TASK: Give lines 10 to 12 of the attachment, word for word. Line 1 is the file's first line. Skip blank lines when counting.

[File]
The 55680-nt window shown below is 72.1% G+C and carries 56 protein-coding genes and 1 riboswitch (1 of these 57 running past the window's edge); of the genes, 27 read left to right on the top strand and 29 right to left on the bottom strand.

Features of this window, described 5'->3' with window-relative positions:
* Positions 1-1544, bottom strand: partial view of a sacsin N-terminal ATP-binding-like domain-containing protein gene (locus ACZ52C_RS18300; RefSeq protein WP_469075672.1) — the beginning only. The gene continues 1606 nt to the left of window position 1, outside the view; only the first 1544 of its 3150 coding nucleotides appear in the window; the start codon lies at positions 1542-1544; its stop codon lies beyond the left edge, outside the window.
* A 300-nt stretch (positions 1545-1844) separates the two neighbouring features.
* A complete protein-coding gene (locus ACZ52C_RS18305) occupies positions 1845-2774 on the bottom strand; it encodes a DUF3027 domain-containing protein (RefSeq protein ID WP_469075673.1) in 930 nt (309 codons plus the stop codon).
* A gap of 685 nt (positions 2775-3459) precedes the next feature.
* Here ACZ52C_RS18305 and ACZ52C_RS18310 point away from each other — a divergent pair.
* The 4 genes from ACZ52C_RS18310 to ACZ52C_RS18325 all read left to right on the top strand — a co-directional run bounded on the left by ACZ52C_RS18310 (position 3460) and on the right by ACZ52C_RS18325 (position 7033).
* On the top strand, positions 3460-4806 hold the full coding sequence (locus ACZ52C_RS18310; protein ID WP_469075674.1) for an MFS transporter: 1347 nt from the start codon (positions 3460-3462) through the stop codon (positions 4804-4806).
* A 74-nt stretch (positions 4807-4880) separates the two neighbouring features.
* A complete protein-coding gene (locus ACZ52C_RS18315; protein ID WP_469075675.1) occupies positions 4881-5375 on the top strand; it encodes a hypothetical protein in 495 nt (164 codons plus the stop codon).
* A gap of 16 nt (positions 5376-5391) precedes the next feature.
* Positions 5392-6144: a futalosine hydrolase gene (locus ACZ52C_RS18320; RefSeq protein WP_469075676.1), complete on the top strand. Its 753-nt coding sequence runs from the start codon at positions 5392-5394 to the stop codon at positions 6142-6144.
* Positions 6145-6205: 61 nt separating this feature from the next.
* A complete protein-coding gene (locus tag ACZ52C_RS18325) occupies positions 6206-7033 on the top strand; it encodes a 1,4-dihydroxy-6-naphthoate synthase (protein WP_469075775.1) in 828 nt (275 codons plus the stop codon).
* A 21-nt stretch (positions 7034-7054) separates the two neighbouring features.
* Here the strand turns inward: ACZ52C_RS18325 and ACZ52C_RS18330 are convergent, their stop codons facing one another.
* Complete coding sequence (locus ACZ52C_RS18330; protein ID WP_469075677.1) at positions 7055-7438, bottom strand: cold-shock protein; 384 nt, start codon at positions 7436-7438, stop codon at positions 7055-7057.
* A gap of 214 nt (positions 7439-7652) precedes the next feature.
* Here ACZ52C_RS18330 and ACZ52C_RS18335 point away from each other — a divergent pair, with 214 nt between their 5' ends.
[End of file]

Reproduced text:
* A 74-nt stretch (positions 4807-4880) separates the two neighbouring features.
* A complete protein-coding gene (locus ACZ52C_RS18315; protein ID WP_469075675.1) occupies positions 4881-5375 on the top strand; it encodes a hypothetical protein in 495 nt (164 codons plus the stop codon).
* A gap of 16 nt (positions 5376-5391) precedes the next feature.